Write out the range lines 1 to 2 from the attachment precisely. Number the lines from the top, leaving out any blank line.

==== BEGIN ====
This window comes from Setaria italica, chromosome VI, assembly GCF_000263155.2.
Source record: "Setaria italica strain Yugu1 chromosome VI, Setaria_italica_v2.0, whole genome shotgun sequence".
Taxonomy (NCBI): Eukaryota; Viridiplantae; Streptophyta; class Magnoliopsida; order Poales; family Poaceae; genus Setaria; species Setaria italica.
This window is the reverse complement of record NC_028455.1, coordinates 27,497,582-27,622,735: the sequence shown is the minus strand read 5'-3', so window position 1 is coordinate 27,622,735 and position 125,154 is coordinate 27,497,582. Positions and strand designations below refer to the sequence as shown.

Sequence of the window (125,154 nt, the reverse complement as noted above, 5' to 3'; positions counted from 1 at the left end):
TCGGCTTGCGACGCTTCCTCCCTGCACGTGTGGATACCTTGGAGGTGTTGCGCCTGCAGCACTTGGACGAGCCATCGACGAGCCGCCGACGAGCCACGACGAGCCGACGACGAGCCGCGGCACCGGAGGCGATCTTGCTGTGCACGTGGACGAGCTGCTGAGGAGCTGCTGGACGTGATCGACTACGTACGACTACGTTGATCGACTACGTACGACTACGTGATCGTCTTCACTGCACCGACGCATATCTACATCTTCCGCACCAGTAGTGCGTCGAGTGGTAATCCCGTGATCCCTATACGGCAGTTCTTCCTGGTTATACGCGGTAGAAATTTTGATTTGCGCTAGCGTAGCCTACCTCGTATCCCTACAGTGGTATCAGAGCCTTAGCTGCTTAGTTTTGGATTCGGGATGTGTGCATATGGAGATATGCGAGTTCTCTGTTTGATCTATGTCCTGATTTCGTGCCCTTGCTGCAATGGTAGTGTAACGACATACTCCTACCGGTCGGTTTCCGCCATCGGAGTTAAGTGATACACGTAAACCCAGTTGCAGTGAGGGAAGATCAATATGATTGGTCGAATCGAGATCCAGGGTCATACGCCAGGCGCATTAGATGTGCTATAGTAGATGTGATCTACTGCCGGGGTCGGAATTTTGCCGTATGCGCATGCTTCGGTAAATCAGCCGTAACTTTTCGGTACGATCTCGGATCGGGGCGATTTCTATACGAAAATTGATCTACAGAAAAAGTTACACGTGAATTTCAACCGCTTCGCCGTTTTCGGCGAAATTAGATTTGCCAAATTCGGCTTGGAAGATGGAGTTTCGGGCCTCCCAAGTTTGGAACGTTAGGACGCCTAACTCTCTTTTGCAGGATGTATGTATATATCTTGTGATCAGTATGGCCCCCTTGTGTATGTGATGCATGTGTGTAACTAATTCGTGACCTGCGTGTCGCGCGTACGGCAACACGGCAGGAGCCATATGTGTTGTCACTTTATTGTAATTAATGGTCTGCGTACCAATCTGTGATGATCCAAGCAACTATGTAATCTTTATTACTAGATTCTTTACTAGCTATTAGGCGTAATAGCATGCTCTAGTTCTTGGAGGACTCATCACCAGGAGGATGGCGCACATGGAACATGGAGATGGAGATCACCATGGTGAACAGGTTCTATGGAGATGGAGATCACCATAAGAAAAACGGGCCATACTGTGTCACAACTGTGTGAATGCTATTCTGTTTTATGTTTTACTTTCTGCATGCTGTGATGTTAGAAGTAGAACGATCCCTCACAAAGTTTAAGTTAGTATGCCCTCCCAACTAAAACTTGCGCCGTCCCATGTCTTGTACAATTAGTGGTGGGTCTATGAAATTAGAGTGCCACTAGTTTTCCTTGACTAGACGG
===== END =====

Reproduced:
This window comes from Setaria italica, chromosome VI, assembly GCF_000263155.2.
Source record: "Setaria italica strain Yugu1 chromosome VI, Setaria_italica_v2.0, whole genome shotgun sequence".